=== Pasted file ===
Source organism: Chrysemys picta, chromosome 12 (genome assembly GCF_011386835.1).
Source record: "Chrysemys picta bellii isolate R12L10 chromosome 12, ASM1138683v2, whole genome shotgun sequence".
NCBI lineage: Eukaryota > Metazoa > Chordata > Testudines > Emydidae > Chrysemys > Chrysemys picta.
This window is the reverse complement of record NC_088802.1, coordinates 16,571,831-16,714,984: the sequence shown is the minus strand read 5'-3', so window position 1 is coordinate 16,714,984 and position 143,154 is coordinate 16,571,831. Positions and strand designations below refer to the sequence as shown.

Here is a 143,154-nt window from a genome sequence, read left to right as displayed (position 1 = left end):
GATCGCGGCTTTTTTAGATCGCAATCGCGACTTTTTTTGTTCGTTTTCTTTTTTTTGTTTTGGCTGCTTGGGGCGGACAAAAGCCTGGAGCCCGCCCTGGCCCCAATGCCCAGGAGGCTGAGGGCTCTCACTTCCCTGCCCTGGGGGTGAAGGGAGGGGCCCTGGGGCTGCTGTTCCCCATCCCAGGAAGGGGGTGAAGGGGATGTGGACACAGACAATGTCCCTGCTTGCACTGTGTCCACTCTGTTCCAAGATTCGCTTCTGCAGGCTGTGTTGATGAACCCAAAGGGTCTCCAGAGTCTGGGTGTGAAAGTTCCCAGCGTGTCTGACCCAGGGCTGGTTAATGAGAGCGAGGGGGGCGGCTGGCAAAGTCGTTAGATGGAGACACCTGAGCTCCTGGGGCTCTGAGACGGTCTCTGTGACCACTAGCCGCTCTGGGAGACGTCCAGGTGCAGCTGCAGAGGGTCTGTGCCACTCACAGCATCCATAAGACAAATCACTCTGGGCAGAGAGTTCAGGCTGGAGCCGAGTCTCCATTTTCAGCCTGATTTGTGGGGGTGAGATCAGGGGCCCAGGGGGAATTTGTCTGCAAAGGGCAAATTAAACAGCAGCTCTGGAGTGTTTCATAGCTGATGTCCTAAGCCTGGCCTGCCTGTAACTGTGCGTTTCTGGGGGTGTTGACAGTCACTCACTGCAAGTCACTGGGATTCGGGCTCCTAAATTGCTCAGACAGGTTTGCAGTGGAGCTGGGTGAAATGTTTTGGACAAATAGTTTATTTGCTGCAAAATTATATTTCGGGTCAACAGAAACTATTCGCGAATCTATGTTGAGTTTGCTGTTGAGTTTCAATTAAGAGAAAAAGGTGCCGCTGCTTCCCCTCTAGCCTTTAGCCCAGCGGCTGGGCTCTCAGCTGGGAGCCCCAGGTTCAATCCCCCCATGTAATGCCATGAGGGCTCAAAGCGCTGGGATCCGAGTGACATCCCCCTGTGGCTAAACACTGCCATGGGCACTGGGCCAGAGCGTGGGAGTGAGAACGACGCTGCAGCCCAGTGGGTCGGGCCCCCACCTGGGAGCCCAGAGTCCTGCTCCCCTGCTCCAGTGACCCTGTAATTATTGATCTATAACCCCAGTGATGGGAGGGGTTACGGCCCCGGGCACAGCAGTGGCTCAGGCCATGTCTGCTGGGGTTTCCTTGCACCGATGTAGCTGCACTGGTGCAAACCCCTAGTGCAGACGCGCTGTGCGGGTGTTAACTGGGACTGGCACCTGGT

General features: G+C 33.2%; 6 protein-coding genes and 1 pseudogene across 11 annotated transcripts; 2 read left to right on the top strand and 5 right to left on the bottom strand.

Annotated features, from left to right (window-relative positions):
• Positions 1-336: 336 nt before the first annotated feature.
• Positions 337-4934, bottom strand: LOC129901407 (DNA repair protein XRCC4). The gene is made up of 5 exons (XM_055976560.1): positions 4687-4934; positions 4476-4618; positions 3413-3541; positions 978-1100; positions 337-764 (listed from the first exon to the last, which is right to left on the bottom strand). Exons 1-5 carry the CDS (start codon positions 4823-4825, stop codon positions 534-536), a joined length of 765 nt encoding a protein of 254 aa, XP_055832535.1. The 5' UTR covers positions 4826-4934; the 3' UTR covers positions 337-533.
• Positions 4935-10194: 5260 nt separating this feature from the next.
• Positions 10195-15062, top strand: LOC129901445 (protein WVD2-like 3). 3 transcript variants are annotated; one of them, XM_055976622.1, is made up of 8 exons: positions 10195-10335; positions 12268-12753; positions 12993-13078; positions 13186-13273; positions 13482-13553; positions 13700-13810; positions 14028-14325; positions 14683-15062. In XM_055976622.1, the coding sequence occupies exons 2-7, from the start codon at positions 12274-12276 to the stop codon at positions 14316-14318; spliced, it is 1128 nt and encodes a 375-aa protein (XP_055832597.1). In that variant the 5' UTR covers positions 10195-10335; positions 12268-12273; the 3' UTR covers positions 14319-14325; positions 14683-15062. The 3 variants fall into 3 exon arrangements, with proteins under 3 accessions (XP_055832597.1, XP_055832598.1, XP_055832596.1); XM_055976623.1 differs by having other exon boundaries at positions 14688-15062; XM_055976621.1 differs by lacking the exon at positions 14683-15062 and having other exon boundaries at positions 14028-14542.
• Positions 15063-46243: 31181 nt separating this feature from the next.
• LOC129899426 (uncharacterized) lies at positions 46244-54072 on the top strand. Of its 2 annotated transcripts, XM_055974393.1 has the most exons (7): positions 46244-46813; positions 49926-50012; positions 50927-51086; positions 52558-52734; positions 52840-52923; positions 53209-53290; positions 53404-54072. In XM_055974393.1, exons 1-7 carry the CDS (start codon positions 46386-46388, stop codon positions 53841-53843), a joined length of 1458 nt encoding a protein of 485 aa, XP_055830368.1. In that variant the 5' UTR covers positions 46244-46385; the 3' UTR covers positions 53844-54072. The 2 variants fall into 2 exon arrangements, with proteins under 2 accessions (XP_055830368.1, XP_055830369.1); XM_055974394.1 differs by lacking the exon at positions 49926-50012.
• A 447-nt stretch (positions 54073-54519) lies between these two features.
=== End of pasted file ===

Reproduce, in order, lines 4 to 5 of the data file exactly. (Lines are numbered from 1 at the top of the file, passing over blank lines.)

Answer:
This window is the reverse complement of record NC_088802.1, coordinates 16,571,831-16,714,984: the sequence shown is the minus strand read 5'-3', so window position 1 is coordinate 16,714,984 and position 143,154 is coordinate 16,571,831. Positions and strand designations below refer to the sequence as shown.

Here is a 143,154-nt window from a genome sequence, read left to right as displayed (position 1 = left end):